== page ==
ECONOMY

Greece to issue new 10-year bond, considers 30-year debt at low rates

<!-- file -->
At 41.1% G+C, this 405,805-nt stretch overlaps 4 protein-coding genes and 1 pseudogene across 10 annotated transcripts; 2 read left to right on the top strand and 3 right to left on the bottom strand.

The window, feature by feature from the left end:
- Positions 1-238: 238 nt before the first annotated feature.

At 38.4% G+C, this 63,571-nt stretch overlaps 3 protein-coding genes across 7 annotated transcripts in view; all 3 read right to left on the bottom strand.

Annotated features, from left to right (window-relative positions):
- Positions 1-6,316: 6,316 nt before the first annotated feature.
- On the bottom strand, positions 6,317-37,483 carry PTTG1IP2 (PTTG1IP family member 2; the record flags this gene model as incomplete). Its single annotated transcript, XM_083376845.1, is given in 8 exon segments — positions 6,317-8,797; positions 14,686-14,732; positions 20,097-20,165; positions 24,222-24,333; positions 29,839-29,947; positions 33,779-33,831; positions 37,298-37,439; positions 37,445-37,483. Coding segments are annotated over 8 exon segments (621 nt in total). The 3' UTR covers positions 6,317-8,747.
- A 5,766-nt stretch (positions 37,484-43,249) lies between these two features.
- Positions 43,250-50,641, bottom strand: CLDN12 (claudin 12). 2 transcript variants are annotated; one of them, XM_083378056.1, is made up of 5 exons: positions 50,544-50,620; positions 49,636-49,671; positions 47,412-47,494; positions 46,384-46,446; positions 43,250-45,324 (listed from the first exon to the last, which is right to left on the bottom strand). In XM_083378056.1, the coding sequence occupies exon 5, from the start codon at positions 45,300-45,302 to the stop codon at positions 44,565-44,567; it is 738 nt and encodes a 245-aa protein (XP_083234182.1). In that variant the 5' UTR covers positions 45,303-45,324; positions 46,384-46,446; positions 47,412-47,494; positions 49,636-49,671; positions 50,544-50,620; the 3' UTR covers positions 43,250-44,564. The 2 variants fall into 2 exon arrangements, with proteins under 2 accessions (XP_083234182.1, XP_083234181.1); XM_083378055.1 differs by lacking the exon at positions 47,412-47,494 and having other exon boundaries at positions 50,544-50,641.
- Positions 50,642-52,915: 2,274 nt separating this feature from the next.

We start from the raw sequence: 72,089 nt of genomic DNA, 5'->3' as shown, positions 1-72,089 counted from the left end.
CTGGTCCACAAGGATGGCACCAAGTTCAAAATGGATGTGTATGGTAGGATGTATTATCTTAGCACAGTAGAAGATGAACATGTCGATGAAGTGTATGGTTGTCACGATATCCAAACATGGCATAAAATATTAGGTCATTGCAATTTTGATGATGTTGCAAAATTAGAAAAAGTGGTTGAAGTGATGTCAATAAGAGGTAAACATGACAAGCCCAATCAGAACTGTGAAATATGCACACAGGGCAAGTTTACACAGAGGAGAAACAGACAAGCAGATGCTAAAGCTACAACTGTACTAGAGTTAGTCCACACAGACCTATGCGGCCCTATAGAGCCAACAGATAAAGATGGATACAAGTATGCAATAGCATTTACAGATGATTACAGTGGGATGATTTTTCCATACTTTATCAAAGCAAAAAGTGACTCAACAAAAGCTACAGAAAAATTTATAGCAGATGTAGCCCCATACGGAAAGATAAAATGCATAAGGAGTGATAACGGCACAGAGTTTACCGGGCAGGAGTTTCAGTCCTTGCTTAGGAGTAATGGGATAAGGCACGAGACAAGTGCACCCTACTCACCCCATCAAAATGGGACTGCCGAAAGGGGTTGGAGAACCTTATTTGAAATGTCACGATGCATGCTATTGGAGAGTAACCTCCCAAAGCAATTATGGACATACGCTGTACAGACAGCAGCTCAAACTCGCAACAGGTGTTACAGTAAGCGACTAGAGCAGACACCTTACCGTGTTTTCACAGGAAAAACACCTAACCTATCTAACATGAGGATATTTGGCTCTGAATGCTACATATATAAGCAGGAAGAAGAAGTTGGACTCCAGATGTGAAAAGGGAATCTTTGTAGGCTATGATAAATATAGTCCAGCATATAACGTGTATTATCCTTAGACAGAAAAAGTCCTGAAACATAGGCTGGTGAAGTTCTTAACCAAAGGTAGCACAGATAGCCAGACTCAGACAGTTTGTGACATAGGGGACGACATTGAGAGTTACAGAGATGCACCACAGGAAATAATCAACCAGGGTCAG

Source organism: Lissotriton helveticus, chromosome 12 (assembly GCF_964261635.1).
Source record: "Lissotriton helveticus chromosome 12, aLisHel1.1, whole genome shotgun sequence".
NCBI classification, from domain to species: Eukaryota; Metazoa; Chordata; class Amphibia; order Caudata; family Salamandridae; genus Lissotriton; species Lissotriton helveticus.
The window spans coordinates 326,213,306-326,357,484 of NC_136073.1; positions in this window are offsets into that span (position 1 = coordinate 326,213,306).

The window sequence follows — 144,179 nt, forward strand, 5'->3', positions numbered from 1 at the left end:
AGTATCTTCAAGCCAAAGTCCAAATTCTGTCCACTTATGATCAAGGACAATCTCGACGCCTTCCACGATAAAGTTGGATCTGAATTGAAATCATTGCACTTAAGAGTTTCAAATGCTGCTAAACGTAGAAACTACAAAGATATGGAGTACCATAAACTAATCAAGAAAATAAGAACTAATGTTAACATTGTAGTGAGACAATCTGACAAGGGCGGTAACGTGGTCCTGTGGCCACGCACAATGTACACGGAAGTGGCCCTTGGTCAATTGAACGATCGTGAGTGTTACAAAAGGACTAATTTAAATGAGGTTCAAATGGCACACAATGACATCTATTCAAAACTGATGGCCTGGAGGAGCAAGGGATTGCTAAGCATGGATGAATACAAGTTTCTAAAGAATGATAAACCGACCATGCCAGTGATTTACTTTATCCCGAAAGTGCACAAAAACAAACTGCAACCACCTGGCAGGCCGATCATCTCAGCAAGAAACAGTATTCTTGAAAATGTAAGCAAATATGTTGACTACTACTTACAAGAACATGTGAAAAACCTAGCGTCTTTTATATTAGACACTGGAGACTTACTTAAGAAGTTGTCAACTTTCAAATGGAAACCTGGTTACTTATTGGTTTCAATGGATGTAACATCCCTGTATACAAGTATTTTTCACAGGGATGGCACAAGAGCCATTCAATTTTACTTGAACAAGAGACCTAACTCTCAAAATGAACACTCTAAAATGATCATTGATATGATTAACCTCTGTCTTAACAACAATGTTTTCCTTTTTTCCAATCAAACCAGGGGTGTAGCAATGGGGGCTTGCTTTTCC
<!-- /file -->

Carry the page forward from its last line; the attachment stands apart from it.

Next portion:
Greece said yesterday it would issue a new 10-year government benchmark bond as part of its syndicated issues for this year and that it was even considering issuing bonds of more than 30 years. «We will seek about -5 billion from the (10-year) issue. Next week we will proceed with the issue and pricing of the bond,» Spyros Papanicolaou, head of Greece’s Public Debt Management Agency (PDMA), told Reuters. Greece’s government has said it plans to raise about 35 billion euros this year, about 4 billion euros more than last year, partly because it has to pay off maturing debt issued in the past. «The bond should sell well,» said Wee-Khoon Chong, a bond strategist at Bank of America in London. «January is the busiest supply month in the eurozone.» Citigroup, Emporiki Bank, JP Morgan, Piraeus Bank and UniCredit Group will jointly manage the sale of the bond. Separately, Deputy Finance Minister Petros Doukas said the government was considering issuing debt with a maturity of more than 30 years. «We will proceed only if there are very good opportunities,» Doukas told a news conference. Greece is moving toward issuing longer-term debt as historically low interest rate levels have made long-term bonds more attractive to investors. Bank of America’s Wee-Khoon Chong commented, «If you buy the view that Greece will see growth of around 4 percent going forward, it makes it easier to issue 30-year debt.» Greece, borrowing under the name of the Hellenic Republic, is rated A1 by Moody’s Investors Service and A by Standard & Poor’s and Fitch Ratings. The spread between the Greek July 2016 10-year benchmark bond over the comparable German 10-year benchmark bond is 25.6 bps. Ten-year paper is the most actively traded Greek bond. Greece, which joined the eurozone in 2001, is struggling to reduce its debt as a percentage of GDP. This is projected to drop to 100.4 percent in 2007 from an estimated 104.3 percent in 2006, but the government keeps borrowing more to plug the budget deficit. (Reuters)